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Discussion Starter · #1 ·
So usually, with literally every single PC I have ever used in my life I plug my headphones (Philips X2s/Senn HD558s) into the read audio port for the best sound shielding and using the front audio ports results in sound shielding issues (electrical interference/hum especially when the PC is under load).

HOWEVER, on my current build, if I use the rear audio port on my ASRock Z370 Taichi or GB Z390 Aorus Master, I get noticeable interference from the GPU load in games (Fallout 4 is especially painful for some reason). But using the front audio ports on my Meshify C results in completely clean audio. No interference at all??

From my own personal experience in the past this should be the other way around?
 

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It depends on many things. Regardless of the claimed shielding capabilities of your onboard audio, nearby components will cause interference. GPU and PSU feedback noise is a frequent issue. Front panel audio will have the added issue of how well the front I/O on your case is built. Best option is to at least use a discrete audio card to mitigate these problems. Low impedance headphones tend to also have an easier time picking up noises like ground loops.
 

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Discussion Starter · #3 ·
It depends on many things. Regardless of the claimed shielding capabilities of your onboard audio, nearby components will cause interference. GPU and PSU feedback noise is a frequent issue. Front panel audio will have the added issue of how well the front I/O on your case is built. Best option is to at least use a discrete audio card to mitigate these problems. Low impedance headphones tend to also have an easier time picking up noises like ground loops.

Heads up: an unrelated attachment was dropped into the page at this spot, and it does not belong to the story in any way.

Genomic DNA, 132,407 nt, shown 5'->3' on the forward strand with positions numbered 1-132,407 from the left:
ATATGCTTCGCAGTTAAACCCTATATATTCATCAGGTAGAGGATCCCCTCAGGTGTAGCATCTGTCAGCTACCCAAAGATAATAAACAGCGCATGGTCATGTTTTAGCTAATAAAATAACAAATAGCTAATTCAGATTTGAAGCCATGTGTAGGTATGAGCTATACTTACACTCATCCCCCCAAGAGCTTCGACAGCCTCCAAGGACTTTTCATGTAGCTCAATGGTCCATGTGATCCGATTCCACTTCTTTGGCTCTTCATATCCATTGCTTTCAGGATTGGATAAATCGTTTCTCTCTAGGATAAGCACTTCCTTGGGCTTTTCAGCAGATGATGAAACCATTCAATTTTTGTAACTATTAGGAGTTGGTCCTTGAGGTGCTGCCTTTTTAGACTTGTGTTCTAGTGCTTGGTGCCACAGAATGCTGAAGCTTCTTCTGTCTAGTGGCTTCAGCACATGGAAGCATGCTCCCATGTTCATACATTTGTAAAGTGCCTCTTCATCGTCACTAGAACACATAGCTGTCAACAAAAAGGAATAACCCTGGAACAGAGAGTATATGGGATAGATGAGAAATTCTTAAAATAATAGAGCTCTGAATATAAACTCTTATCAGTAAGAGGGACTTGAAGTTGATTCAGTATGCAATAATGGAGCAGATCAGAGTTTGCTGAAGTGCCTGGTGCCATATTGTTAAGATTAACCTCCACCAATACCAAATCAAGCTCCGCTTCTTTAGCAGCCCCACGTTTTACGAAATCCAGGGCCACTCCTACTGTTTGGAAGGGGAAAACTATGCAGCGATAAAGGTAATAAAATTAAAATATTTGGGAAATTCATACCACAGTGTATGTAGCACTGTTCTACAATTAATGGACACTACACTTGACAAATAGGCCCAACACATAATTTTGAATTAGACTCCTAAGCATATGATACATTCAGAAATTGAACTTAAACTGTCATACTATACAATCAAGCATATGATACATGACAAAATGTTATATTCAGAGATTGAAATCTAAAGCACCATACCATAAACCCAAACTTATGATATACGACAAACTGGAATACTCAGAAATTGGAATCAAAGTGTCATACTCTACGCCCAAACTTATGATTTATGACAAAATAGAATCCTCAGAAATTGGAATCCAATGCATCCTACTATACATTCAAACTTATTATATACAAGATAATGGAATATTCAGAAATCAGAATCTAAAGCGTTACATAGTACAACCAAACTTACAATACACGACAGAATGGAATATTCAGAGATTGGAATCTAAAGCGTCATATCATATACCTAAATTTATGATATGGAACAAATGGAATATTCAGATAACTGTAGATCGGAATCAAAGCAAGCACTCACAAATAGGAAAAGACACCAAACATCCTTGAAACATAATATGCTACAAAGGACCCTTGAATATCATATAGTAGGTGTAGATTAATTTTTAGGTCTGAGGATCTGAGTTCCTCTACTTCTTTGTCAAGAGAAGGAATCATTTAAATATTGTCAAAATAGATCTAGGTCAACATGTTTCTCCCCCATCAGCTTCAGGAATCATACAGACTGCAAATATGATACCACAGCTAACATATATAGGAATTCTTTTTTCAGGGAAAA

Both my headphones are 30 ohm and 50ohm so pretty low. I've been driven insane by the shielding issues from my rear audio ports (it was really bad), but seriously first the first time in my 10+ years of having custom rigs and trying many different setups, the front I/O is crystal clean, but the rear I/O is trash. It's ALWAYS been the other way around for me. So I'm just a bit surprised.

I was seriously looking into a discrete audio option (because I didn't even bother testing the front I/O due to the previous experiences I've had), however now that I've actually tested it, I'm completely happy.
 

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If the front connection works for you and you are happy with the audio quality, then no point in spending more money. If it starts giving you problems then a discrete solution (a PCIe or USB) would be your best bet.
 

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I've always used a dedicated sound card, and I have never in over 20 years heard any sort of distortion in my headphones regardless of cpu/gpu load. Well, only when using onboard audio. Perhaps that is why there is an actual market for sound cards, because they don't suck.
 

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Discussion Starter · #6 ·
I've always used a dedicated sound card, and I have never in over 20 years heard any sort of distortion in my headphones regardless of cpu/gpu load. Well, only when using onboard audio. Perhaps that is why there is an actual market for sound cards, because they don't suck.
Read my post
 
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